Transport for Wales has set a target of no net loss of biodiversity in its operations by 2024 as part of an ambitious new Biodiversity Action Plan launched this week.
Using the Department for Environment, Food and Rural Affairs’ biodiversity metric for guidance, TfW is aiming to achieve no net loss of biodiversity through its work and, where possible, a biodiversity net gain.
The Biodiversity Action Plan sets out the principles Transport for Wales will embrace to ensure the organisation protects, enhances and champions wildlife, biodiversity and our ecosystems throughout its work.
James Price, Transport for Wales Chief Executive, said: “I’m really pleased to be able to share the Transport for Wales Biodiversity Action Plan. “We are absolutely committed to fulfilling our duties in protecting, enhancing and championing our biodiversity and ecosystems throughout our operations. We want to be seen as a leader and as an exemplar of sustainable transport, promoting Wales as leading the way in the sustainable management of natural resources which will enable the public and future generations to enjoy the beauty of the Wales.
“This ambitious plan will help ensure we are in the strongest possible position to deliver on this vision for our natural environment.”
TfW Ecologist Laura Jones said: “Our transport networks in Wales and the Borders have an essential role to play in protecting and enhancing our natural environment.
“This Biodiversity Action Plan forms a key component of our wider sustainability aims at Transport for Wales; it is our commitment to halt species decline, habitat degradation and protect our biodiversity and ecosystems throughout our operations. Our aspiration is – and always will be – that sustainable transport can positively contribute to the protection and enhancement of our wildlife.”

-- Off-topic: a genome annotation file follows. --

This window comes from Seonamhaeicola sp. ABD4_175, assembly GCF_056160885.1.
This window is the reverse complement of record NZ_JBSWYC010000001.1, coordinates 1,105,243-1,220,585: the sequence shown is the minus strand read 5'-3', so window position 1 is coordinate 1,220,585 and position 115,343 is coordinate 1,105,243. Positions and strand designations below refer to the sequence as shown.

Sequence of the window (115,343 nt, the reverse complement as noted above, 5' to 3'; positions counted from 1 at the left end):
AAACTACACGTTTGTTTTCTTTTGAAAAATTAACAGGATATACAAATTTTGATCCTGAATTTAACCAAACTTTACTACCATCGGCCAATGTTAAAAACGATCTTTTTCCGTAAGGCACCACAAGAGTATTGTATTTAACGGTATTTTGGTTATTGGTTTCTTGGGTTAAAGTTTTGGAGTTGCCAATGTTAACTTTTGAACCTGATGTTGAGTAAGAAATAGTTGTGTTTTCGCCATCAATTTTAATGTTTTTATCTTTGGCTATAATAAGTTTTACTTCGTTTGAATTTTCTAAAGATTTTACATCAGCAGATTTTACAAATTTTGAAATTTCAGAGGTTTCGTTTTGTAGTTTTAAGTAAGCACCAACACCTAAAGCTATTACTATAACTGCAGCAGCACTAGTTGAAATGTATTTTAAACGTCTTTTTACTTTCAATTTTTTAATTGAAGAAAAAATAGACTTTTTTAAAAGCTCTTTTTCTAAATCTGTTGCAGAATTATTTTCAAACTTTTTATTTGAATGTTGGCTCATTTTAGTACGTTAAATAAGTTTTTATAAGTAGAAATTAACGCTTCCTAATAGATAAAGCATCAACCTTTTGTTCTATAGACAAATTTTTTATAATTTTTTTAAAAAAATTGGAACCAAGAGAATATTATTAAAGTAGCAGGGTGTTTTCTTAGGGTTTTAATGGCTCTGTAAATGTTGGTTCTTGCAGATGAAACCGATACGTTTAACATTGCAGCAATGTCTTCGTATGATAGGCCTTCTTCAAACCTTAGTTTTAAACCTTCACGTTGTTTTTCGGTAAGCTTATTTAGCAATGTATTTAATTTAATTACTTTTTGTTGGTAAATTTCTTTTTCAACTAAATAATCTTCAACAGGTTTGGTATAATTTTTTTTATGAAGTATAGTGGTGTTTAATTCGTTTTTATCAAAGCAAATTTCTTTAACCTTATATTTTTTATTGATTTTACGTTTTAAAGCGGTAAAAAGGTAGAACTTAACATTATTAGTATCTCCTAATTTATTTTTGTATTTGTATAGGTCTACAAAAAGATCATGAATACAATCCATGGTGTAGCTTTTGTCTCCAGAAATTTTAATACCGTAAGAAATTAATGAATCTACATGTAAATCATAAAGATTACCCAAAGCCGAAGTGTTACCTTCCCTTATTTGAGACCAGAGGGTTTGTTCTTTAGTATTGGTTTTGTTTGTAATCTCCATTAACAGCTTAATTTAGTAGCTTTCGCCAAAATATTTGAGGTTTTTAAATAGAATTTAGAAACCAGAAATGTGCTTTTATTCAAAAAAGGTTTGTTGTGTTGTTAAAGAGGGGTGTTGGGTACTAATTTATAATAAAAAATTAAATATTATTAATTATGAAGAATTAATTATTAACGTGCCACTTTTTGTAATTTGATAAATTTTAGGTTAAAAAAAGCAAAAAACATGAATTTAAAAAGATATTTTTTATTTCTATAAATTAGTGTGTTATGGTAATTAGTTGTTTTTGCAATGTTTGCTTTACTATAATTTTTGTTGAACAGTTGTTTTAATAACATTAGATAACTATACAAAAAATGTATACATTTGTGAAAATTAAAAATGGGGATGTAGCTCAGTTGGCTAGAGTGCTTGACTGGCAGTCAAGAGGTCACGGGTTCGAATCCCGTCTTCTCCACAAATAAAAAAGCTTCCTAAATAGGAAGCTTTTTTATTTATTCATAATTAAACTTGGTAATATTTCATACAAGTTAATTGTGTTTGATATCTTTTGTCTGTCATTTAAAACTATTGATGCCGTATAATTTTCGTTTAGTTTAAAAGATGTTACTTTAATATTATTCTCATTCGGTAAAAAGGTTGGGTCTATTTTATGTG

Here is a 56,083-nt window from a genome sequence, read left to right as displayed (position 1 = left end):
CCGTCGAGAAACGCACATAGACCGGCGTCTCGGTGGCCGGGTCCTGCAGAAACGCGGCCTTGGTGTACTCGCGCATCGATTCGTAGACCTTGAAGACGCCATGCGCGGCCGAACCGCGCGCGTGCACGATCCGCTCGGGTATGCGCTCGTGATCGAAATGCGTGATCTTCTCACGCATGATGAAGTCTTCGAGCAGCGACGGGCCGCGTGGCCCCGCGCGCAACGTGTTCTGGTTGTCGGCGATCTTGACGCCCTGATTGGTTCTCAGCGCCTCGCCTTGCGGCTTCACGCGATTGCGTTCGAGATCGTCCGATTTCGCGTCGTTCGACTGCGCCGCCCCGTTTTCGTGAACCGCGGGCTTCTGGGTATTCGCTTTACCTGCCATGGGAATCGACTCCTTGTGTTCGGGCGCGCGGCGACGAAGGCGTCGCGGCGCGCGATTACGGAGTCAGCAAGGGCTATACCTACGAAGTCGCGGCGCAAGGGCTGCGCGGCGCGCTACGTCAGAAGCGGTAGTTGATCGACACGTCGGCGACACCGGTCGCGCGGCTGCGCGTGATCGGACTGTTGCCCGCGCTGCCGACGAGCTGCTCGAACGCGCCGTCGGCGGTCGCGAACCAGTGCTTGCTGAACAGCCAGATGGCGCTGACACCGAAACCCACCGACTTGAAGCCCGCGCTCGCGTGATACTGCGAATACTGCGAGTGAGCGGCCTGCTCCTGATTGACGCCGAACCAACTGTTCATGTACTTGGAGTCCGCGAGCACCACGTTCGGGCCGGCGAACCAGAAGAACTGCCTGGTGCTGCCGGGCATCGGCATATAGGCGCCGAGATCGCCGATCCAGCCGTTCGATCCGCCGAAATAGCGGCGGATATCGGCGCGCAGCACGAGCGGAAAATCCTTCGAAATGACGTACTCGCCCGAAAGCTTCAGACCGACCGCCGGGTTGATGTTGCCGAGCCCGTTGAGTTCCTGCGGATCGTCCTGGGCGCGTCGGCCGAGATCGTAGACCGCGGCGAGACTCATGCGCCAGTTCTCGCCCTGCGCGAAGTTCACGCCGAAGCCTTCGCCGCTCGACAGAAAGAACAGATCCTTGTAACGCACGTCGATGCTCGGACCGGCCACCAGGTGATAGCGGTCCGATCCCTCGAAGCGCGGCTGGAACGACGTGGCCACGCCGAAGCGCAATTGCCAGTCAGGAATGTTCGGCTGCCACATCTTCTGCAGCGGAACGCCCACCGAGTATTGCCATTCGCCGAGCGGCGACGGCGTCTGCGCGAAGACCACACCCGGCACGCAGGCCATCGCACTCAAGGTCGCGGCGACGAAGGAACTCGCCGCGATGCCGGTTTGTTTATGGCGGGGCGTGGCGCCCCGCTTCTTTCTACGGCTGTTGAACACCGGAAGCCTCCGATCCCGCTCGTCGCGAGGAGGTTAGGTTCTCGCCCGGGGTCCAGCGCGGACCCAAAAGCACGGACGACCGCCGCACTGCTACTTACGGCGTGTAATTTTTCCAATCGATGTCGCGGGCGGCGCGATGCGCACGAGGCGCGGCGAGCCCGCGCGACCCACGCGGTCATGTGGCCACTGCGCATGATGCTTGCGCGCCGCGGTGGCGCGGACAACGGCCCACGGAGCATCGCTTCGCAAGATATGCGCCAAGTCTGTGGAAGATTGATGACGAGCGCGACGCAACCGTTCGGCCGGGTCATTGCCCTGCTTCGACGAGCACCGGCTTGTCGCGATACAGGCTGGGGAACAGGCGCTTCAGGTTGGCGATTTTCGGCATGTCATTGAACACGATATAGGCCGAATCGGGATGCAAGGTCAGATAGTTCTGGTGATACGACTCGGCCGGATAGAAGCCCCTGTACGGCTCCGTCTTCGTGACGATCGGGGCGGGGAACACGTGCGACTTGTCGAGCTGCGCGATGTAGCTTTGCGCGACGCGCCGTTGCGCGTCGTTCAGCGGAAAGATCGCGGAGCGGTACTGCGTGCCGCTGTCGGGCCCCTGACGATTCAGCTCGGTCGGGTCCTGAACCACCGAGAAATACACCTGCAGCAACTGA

The five principles which make up the action plan are: no net loss of biodiversity, communication and transparency with the public and stakeholders about what TfW is doing and why, mainstreaming best practice throughout our operations, collaboration and engagement with wildlife organisations, stakeholders and local communities and a commitment to identifying and implementing biodiversity initiatives wherever possible.
Projects already underway include the replacement of habitat on a 2:1 basis at Llanwern, near Newport, where a new rail line is being constructed as part of a scheme to increase service capacity when major events are taking place in South Wales. More than 6 ha of mitigation broadleaved woodland was created along with 150 dormice boxes.
TfW was recently awarded £100,000 from the National Lottery Heritage Fund and Welsh Government’s Local Places for Nature scheme to enhance local biodiversity at and near railway stations.
The organisation will introduce green features at 22 stations and in five community areas near stations in areas of multiple depravation and where major enhancement works are taking place on the network. Features will include green walls, green roofs, planters, hanging baskets, native trees and water butts. Bird houses, bat boxes, bug hotels, hedgehog houses and ladybird houses will also be introduced where appropriate to boost local biodiversity.